United Nations report shows that West African economies may suffer a loss of up to $15 billion because of the influence of the Ebola epidemic on its trading and investment opportunities, as well as tourism.
The three most affected countries, Guinea, Liberia and Sierra Leone have a body count of nearly 10,000 people by now, which has significantly influenced the countries’ economic state.
The projected losses vary between $3.6 and $4.9 billion annually in the next three-year period, and it is the three abovementioned countries that will have the largest burden.
Due to the closure of borders, and greatly reduced exchange of goods, it is estimated that the largest impact will be on individuals belonging to the informal economy, which are mostly women and rural dwellers.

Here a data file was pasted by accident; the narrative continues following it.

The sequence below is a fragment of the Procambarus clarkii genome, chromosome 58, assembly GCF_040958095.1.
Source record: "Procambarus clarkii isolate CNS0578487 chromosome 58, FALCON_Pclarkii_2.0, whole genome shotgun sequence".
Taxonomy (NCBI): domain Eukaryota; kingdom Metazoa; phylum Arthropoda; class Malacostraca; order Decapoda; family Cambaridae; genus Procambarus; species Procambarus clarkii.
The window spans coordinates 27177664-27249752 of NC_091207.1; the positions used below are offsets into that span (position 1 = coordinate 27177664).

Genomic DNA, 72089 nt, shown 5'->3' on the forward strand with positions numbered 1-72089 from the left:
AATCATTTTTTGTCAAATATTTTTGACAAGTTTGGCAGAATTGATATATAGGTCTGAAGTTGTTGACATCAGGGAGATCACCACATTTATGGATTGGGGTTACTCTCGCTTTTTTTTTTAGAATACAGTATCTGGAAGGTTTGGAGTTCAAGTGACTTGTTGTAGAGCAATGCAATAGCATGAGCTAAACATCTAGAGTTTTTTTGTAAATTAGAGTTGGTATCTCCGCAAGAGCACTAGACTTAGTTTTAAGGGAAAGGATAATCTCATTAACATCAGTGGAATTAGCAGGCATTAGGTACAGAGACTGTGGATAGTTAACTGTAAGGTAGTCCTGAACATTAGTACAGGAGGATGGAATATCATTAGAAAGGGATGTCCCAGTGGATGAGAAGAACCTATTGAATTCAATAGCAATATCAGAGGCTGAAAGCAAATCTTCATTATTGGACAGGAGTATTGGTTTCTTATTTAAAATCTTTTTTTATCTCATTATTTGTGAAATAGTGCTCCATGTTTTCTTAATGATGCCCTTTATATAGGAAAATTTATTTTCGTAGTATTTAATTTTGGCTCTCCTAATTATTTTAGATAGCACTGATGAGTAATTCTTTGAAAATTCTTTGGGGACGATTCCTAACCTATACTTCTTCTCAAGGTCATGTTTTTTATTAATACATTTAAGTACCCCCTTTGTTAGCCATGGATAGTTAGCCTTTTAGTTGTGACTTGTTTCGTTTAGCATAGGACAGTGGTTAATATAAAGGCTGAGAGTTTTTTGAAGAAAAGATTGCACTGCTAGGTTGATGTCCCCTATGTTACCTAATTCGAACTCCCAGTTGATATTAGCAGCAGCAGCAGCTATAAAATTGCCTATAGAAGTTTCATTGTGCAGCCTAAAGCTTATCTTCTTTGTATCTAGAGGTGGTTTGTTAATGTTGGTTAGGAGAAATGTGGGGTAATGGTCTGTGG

The report goes on to explain that the poverty rate may increase in these three countries by an astounding 22 percent. Even in countries such as Nigeria, Mali, Ivory Coast, and Senegal, which were slightly or not at all struck by the epidemic, the trading will be affected and the poverty rate may increase.
While the estimates of the damage have varied greatly since the outbreak of the epidemic, economists emphasize that in largely informal economies such as these, it is very difficult to project actual losses, as economic activity is difficult to keep track of.
Although a goal has been set to eradicate Ebola by the middle of April, so far it is only Liberia that has shown progress, with a report of zero cases in the past week.